Sometimes, I confess, when I write the news, I want to abandon the standard rules o' journalism altogether. You know the formula - that simple who-what-when-when-whatever that involves summing up pretty much everything in the opening paragraph, then uses marks to call out what are really the take-aways from the article. Sometimes, I want to write my articles as though I am directly addressing to the companies I cover. Often those stories would start with "WTF are you thinking?!" and close with "I think this will end badly, but I eagerly await your -- and the market's -- response." Today's news that Second Life plans to end the educator and non-profit discounts for land purchases struck me as one of those stories that makes a far better angry missive than it does a news story. The announcement stings even more, perhaps, as it follows fairly closely on the heels of the decision to shut down the Teen Grid.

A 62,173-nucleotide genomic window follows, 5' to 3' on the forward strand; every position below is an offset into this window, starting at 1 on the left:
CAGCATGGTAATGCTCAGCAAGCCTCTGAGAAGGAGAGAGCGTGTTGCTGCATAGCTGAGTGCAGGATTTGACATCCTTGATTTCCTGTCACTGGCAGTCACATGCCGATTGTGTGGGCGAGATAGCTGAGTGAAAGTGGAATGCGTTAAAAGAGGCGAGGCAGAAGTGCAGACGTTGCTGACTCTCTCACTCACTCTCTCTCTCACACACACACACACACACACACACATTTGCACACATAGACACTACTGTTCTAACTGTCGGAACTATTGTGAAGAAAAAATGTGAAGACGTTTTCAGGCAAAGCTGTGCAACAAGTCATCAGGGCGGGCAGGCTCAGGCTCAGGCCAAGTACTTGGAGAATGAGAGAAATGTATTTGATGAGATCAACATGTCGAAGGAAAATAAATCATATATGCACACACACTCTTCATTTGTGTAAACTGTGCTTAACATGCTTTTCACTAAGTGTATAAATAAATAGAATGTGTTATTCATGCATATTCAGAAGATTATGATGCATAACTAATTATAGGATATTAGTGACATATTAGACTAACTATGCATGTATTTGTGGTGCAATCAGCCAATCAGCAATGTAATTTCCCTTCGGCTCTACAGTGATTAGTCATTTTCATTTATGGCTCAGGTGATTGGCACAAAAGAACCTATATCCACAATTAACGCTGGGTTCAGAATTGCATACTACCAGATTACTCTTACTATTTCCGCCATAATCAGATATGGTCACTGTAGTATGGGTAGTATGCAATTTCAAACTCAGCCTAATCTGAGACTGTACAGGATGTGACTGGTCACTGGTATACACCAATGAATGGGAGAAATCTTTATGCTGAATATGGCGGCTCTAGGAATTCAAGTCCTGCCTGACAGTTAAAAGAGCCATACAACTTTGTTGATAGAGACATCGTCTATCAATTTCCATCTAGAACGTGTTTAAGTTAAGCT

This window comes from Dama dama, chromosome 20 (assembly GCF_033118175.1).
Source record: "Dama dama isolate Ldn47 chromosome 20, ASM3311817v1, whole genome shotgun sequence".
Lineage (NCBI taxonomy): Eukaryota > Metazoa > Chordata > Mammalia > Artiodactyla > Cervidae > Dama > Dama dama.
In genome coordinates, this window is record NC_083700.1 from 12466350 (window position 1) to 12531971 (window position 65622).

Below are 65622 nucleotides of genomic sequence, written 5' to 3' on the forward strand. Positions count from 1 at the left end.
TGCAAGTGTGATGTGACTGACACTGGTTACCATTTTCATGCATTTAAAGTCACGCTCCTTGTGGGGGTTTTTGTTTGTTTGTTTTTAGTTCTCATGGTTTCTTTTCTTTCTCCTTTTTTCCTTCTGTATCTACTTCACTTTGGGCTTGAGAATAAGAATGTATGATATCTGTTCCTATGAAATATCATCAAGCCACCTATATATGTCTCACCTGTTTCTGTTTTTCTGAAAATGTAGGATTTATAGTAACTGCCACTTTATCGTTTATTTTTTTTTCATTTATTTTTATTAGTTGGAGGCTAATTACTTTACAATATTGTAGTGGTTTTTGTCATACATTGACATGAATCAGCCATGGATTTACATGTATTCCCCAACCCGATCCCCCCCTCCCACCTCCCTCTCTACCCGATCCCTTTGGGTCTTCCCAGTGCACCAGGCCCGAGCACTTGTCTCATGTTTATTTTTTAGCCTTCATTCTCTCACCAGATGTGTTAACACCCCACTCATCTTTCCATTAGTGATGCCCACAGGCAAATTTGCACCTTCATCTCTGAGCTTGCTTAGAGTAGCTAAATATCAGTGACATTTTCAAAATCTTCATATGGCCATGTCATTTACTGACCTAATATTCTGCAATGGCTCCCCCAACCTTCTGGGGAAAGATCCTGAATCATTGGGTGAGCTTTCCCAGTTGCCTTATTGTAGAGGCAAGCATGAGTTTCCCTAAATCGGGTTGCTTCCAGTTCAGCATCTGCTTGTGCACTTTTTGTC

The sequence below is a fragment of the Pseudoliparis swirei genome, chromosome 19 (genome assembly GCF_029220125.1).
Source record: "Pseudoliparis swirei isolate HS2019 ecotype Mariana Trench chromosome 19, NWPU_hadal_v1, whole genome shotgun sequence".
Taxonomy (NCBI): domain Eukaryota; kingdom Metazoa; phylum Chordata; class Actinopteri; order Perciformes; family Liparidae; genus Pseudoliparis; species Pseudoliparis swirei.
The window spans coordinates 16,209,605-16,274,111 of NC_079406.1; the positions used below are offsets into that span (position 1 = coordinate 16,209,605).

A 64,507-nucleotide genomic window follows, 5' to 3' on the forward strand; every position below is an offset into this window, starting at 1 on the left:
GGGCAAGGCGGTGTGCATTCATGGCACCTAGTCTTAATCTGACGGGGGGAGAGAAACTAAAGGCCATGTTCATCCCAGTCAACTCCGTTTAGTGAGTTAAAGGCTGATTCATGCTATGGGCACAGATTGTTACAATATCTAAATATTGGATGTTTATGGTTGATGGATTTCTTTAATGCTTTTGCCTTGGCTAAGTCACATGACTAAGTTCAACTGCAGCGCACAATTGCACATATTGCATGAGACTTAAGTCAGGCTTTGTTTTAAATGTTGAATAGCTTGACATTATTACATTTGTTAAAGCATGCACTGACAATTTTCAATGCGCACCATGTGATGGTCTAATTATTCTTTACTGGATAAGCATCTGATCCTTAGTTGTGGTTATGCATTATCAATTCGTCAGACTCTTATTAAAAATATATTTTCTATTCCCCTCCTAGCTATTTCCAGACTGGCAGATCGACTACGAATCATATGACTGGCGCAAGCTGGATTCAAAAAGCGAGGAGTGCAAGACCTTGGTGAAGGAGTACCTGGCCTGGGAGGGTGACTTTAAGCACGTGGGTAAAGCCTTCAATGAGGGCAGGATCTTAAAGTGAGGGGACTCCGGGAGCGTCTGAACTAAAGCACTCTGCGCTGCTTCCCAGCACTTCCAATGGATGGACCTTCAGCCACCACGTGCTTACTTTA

I have seen the amazing things that students and educators do via Second Life -- doing much to reveal the great potentials for virtual worlds -- I really do not understand how Linden Labs can opt to spurn some of its most loyal and innovative users.

That being said, there are alternatives. So I plan first thing tomorrow to follow up with emails to OpenSim folks so I can write a good, positive story about virtual worlds and education, and not an angry letter-to-the-Lindens.

Audrey Watters


Hack Education

The History of the Future of Education Technology

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